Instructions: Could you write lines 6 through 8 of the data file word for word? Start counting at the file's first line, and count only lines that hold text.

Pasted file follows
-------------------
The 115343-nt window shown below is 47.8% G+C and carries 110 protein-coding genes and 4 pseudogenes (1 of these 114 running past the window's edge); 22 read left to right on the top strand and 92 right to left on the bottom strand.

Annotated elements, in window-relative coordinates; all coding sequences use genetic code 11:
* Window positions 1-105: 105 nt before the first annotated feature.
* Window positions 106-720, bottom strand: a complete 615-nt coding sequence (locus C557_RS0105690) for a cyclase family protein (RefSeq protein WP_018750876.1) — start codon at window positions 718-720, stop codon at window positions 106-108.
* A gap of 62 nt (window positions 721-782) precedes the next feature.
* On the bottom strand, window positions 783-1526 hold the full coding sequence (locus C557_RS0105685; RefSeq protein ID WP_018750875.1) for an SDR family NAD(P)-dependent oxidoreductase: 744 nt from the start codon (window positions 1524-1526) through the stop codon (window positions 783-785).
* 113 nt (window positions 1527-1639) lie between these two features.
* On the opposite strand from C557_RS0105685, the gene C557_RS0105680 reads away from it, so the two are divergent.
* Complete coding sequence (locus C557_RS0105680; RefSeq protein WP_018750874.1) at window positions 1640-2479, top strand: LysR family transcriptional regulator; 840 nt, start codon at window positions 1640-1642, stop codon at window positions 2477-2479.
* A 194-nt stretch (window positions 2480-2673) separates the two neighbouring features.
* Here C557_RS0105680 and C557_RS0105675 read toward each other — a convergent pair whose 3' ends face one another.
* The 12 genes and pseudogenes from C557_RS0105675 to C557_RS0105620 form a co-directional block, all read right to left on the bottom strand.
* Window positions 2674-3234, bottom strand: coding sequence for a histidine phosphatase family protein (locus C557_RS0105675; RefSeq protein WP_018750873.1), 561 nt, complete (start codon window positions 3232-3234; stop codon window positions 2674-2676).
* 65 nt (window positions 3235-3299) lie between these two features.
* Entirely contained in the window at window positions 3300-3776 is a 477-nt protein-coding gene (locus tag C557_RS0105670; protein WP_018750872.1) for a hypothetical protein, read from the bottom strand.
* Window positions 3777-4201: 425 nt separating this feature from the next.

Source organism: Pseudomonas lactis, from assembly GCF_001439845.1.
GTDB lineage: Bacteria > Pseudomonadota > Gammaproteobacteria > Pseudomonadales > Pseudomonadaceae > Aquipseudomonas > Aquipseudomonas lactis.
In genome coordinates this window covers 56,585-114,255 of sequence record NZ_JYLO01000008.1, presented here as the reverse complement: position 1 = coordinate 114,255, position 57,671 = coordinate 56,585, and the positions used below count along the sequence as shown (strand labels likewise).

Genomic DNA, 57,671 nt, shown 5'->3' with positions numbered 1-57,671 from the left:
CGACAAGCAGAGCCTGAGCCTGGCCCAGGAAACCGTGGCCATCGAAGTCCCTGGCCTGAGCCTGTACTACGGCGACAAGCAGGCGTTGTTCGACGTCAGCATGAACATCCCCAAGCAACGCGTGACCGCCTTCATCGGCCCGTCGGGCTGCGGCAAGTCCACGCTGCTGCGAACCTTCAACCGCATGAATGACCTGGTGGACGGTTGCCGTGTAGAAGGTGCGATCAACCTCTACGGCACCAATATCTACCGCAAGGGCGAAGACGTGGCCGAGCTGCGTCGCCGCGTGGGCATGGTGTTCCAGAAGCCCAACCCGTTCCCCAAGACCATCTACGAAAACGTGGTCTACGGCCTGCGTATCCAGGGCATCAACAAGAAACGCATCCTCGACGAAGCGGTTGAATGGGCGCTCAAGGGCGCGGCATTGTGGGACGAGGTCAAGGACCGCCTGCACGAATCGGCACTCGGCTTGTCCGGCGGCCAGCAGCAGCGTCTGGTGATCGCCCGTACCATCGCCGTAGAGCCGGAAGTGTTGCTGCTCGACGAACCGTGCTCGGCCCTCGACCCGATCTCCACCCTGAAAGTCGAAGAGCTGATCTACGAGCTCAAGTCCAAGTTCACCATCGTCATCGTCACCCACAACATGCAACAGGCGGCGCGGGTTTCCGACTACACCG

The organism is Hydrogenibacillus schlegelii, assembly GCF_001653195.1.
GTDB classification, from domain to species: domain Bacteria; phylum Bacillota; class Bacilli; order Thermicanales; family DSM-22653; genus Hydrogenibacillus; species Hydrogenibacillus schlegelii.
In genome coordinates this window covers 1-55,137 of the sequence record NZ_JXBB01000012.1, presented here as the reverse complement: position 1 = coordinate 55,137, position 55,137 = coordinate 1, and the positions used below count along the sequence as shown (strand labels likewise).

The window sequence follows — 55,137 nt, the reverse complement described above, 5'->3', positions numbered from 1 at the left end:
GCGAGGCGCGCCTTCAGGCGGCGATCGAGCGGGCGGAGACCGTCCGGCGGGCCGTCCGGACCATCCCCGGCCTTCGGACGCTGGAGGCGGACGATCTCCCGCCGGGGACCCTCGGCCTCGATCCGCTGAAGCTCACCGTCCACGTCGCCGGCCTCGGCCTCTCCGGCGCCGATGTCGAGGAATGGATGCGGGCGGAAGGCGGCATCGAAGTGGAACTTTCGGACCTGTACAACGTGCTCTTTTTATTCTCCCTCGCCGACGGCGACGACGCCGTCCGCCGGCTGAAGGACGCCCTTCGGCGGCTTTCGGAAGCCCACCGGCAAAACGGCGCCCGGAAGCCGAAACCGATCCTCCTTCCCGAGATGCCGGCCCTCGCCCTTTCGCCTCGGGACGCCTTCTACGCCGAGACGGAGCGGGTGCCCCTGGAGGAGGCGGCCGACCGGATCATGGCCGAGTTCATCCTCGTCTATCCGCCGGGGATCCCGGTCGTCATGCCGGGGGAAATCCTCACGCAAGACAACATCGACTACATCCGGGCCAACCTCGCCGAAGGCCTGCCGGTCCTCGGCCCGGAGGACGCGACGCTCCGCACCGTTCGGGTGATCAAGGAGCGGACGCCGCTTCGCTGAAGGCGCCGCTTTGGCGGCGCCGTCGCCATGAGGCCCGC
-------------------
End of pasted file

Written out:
* On the bottom strand, window positions 783-1526 hold the full coding sequence (locus C557_RS0105685; RefSeq protein ID WP_018750875.1) for an SDR family NAD(P)-dependent oxidoreductase: 744 nt from the start codon (window positions 1524-1526) through the stop codon (window positions 783-785).
* 113 nt (window positions 1527-1639) lie between these two features.
* On the opposite strand from C557_RS0105685, the gene C557_RS0105680 reads away from it, so the two are divergent.